Hope sprouting for Alzheimer’s

Researchers are working on a super-charged, synthetic version of retinoic acid they believe will help fight neurodegenerative diseases like Alzheimer’s.

Researchers believe a compound in Brussels sprouts is so promising as a weapon against Alzheimer’s that they’re trying to create a cranked-up synthetic version.

Sprouts, carrots, sweet potatoes and spinach are packed with vitamin A, which our bodies turn into retinoic acid. Retinoic acid interacts with specific brain receptors and plays a role in the development in our central nervous system. Scientists believe the acid may affect neural disorders in the brain, both degenerative and psychiatric, according to a release from the University of Aberdeen, in the U.K. Researchers there have launched a $307,000 study, funded by the government’s Biotechnology and Biological Sciences Research Council.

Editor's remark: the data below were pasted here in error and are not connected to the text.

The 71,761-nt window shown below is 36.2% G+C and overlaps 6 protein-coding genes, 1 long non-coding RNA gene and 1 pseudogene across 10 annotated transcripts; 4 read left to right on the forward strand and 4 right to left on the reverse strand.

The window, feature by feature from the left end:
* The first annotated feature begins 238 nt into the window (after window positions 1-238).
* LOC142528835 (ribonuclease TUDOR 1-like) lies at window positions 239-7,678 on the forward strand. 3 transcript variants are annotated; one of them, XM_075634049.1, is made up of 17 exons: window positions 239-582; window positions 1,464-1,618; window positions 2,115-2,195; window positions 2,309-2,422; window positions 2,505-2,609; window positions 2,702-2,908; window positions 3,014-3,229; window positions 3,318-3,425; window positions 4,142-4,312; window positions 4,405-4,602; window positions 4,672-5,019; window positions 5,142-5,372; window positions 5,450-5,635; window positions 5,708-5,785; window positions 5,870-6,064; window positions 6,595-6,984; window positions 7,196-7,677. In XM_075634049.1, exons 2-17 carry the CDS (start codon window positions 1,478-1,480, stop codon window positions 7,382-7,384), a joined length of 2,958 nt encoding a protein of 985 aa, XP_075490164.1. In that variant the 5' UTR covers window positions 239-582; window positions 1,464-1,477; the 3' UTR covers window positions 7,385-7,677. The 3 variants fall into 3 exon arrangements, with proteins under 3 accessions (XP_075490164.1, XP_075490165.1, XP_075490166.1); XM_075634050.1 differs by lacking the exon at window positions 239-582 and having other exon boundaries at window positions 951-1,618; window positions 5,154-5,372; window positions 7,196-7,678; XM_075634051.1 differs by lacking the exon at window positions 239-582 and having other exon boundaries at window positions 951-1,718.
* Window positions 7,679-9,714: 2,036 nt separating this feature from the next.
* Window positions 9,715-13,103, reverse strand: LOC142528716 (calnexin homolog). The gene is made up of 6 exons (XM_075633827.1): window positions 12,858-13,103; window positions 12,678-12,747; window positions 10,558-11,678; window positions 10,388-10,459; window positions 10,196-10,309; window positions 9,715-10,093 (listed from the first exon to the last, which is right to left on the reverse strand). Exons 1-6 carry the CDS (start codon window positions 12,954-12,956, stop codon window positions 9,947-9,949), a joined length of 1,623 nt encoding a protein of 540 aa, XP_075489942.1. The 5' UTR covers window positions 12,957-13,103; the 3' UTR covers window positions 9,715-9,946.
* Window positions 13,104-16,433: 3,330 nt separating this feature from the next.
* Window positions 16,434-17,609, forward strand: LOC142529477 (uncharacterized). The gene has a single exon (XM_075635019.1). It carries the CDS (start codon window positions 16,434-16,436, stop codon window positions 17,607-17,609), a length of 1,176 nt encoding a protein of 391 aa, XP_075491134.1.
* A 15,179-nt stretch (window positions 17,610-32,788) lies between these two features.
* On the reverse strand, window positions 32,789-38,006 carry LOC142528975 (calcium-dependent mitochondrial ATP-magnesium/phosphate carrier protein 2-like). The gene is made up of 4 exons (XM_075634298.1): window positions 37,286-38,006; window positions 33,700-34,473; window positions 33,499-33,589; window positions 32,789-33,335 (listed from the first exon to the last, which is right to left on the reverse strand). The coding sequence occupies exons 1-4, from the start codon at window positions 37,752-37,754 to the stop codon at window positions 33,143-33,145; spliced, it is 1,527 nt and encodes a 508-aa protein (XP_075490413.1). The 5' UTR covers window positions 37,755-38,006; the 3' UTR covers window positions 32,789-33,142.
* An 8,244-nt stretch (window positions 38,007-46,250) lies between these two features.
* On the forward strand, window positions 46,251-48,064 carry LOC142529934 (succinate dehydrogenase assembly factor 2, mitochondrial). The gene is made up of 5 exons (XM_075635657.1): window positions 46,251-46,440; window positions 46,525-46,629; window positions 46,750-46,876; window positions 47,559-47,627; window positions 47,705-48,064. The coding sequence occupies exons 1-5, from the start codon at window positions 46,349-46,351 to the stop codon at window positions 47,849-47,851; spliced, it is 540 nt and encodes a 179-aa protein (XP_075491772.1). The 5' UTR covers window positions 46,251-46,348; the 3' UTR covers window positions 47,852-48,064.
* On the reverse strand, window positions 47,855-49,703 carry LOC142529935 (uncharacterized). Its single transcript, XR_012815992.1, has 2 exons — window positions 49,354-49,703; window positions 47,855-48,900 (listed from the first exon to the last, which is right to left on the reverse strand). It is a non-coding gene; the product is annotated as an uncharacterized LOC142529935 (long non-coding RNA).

Researchers have designed synthetic versions of retinoic acid that interact with the body’s natural receptors in the brain in an even more powerful way than the natural acid.

"We are basically trying to create a massively amplified version of what vitamin A already does for the body,” Aberdeen professor Peter McCaffery, PhD, who is leading the project said in the release, published on medicalxpress.com. “By exploiting the natural consequences of retinoic acid by creating a synthetic alternative, we hope to be able to create a new therapeutic which could be used to help people with Alzheimer's disease.”

One out of nine Americans over the age of 65 has Alzheimer’s disease, according to the Alzheimer’s Association. Today, 5.3 million Americans live with the disease, a figure that’s expected to skyrocket when the first wave of Baby Boomers hit age 85.

Recent research also finds omega-3 fatty acids promising in the fight against the disease.

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